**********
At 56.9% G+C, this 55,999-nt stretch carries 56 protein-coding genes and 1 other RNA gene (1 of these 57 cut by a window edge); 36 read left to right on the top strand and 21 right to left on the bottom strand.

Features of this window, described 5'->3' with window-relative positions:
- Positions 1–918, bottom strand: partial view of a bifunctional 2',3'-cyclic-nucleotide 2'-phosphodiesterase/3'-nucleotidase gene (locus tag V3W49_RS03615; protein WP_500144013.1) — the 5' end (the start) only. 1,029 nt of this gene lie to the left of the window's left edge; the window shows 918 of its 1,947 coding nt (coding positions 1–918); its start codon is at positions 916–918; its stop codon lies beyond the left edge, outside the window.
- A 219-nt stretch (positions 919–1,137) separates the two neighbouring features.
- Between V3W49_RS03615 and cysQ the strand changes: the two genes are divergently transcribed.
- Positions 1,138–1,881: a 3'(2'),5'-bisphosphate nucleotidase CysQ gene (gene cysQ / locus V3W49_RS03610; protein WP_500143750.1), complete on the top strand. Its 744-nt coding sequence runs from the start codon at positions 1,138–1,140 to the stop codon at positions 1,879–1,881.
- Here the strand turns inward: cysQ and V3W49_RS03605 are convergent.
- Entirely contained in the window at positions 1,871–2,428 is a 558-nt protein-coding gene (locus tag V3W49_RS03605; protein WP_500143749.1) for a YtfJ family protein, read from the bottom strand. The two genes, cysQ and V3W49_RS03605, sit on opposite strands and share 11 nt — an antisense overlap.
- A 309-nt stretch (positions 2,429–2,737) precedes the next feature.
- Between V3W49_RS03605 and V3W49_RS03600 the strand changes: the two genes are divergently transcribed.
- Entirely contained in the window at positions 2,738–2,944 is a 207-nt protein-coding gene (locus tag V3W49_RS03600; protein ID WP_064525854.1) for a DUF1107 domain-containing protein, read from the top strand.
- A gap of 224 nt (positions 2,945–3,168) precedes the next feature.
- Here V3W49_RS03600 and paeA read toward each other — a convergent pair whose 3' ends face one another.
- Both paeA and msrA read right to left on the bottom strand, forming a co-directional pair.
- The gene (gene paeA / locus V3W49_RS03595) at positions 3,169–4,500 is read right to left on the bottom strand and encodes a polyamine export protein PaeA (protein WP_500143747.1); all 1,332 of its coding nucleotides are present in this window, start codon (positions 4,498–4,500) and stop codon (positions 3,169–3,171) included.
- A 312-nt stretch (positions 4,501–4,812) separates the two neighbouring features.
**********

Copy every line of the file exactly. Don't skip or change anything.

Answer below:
At 56.9% G+C, this 55,999-nt stretch carries 56 protein-coding genes and 1 other RNA gene (1 of these 57 cut by a window edge); 36 read left to right on the top strand and 21 right to left on the bottom strand.

Features of this window, described 5'->3' with window-relative positions:
- Positions 1–918, bottom strand: partial view of a bifunctional 2',3'-cyclic-nucleotide 2'-phosphodiesterase/3'-nucleotidase gene (locus tag V3W49_RS03615; protein WP_500144013.1) — the 5' end (the start) only. 1,029 nt of this gene lie to the left of the window's left edge; the window shows 918 of its 1,947 coding nt (coding positions 1–918); its start codon is at positions 916–918; its stop codon lies beyond the left edge, outside the window.
- A 219-nt stretch (positions 919–1,137) separates the two neighbouring features.
- Between V3W49_RS03615 and cysQ the strand changes: the two genes are divergently transcribed.
- Positions 1,138–1,881: a 3'(2'),5'-bisphosphate nucleotidase CysQ gene (gene cysQ / locus V3W49_RS03610; protein WP_500143750.1), complete on the top strand. Its 744-nt coding sequence runs from the start codon at positions 1,138–1,140 to the stop codon at positions 1,879–1,881.
- Here the strand turns inward: cysQ and V3W49_RS03605 are convergent.
- Entirely contained in the window at positions 1,871–2,428 is a 558-nt protein-coding gene (locus tag V3W49_RS03605; protein WP_500143749.1) for a YtfJ family protein, read from the bottom strand. The two genes, cysQ and V3W49_RS03605, sit on opposite strands and share 11 nt — an antisense overlap.
- A 309-nt stretch (positions 2,429–2,737) precedes the next feature.
- Between V3W49_RS03605 and V3W49_RS03600 the strand changes: the two genes are divergently transcribed.
- Entirely contained in the window at positions 2,738–2,944 is a 207-nt protein-coding gene (locus tag V3W49_RS03600; protein ID WP_064525854.1) for a DUF1107 domain-containing protein, read from the top strand.
- A gap of 224 nt (positions 2,945–3,168) precedes the next feature.
- Here V3W49_RS03600 and paeA read toward each other — a convergent pair whose 3' ends face one another.
- Both paeA and msrA read right to left on the bottom strand, forming a co-directional pair.
- The gene (gene paeA / locus V3W49_RS03595) at positions 3,169–4,500 is read right to left on the bottom strand and encodes a polyamine export protein PaeA (protein WP_500143747.1); all 1,332 of its coding nucleotides are present in this window, start codon (positions 4,498–4,500) and stop codon (positions 3,169–3,171) included.
- A 312-nt stretch (positions 4,501–4,812) separates the two neighbouring features.